i. Describe an observational plan in respect of a finite number of individuals observed during a finite period of time, and define the resulting statistics, including the waiting times.
ii. Derive the likelihood function for constant transition intensities in a Markov model of transfers between states given the statistics in (i).
iii. Derive maximum likelihood estimators for the transition intensities in (ii) and state their asymptotic joint distribution
iv. State the Poisson approximation to the estimator in (iii) in the case of a single decrement.

5. Time series models [CS2-2.1,2.2]:
• Explain the concept and general properties of stationary, I(0), and integrated, I(1), univariate time series
• Explain the concept of a stationary random series
• Explain the concept of a filter applied to a stationary random series
• Know the notation for backwards shift operator, backwards difference operator, and the concept of roots of the characteristic equation of time series.
• Explain the concepts and basic properties of autoregressive (AR), moving average (MA), autoregressive moving average (ARMA) and autoregressive integrated moving average (ARIMA) time series.
• Explain the concept and properties of discrete random walks and random walks with normally distributed increments, both with and without drift
• Explain the basic concept of a multivariate autoregressive model
• Explain the concept of cointegrated time series
• Show that certain univariate time series models have the Markov property and describe how to rearrange a univariate time series model as a multivariate Markov model.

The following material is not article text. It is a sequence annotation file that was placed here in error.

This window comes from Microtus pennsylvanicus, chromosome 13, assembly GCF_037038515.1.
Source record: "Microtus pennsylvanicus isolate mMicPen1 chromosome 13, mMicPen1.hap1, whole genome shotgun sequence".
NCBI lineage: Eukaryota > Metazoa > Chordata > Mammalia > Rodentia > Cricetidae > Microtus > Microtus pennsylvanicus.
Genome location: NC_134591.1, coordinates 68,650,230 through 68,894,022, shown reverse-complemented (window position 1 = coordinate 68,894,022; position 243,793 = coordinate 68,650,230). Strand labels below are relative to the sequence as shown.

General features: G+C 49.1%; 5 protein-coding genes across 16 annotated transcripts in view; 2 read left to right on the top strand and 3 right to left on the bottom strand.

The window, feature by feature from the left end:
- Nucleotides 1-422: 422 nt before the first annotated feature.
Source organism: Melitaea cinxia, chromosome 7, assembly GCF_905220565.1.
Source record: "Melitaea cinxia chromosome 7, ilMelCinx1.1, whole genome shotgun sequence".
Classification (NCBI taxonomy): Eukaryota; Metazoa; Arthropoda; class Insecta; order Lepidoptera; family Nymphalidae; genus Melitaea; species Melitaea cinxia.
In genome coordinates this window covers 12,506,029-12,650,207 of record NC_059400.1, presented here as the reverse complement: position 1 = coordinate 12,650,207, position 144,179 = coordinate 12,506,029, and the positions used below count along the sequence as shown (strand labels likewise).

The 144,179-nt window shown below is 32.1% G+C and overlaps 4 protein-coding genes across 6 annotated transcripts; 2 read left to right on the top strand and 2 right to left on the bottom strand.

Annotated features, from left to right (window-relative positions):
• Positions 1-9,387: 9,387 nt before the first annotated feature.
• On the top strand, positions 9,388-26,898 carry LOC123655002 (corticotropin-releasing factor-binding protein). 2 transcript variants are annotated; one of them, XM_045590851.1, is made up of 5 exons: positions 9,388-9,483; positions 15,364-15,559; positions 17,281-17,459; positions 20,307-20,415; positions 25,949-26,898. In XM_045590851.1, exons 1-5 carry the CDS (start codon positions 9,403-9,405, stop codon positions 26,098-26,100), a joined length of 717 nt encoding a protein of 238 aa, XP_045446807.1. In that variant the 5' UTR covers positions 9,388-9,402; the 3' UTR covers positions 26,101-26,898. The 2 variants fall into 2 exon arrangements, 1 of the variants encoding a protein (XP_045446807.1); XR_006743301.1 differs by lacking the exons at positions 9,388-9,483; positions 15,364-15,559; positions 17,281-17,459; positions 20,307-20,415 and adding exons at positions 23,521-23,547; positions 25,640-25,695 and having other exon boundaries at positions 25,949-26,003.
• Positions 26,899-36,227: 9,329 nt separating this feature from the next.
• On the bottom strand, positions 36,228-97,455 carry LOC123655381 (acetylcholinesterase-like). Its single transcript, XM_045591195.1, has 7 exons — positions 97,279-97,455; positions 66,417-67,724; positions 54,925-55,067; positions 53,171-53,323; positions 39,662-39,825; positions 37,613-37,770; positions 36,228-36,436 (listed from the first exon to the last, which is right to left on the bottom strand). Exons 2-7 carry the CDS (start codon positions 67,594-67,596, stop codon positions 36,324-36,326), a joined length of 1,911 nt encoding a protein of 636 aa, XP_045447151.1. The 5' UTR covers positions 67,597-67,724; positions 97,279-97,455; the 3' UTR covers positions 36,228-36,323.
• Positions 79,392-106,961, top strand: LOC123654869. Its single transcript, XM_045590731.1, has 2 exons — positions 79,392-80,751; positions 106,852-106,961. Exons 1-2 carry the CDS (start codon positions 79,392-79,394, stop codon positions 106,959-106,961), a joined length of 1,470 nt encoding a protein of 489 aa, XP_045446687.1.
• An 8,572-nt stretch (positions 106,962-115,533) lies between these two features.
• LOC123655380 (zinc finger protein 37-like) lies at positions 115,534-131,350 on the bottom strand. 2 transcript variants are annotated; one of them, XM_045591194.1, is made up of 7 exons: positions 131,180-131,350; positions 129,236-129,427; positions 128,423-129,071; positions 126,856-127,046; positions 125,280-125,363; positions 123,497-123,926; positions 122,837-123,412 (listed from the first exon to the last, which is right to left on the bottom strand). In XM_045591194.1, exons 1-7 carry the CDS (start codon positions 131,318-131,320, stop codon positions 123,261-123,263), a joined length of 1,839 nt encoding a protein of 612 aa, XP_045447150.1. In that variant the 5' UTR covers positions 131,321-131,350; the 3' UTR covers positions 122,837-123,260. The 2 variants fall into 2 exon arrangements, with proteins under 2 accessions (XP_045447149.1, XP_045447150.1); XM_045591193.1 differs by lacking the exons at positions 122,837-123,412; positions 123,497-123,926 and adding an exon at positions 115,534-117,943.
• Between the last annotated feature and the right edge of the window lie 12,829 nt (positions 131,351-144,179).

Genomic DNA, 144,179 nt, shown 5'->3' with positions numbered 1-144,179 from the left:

Module learning outcomes

On completion of this module, students should be able to:

• Describe and classify stochastic processes (3.1)
• Understand concepts underlying time series models (2.1)
• Apply time series models (2.2)
• Define and apply a Markov chain (3.2)
• Define and apply a Markov process (3.3)
• Derive maximum likelihood estimators for transition intensities (4.3)

Module information

No additional information available.

Learning and teaching methods

The module consists of 25 lectures, 5 classes. In the summer term 3 revision lectures are given.

Bibliography

This module does not appear to have any essential texts. To see non-essential items, please refer to the module's reading list.

Assessment items, weightings and deadlines

Coursework / exam Description Deadline Weighting
Written Exam Test 1
Written Exam Test 2
Exam 180 minutes during Summer (Main Period) (Main)

Overall assessment

Coursework Exam
20% 80%

Reassessment

Coursework Exam
0% 100%
Module supervisor and teaching staff
Dr Junlei Hu, email jh18291@essex.ac.uk, Dr Joe Bailey (jbailef@essex.ac.uk)
Dr Junlei Hu (j.hu@essex.ac.uk)

 

Availability
Yes
No
No

External examiner

Dr Dimitrina Dimitrova
Cass Business School, City, University of London
Senior Lecturer
Resources
Available via Moodle
Of 42 hours, 36 (85.7%) hours available to students:
6 hours not recorded due to service coverage or fault;
0 hours not recorded due to opt-out by lecturer(s).

 

Further information
Mathematical Sciences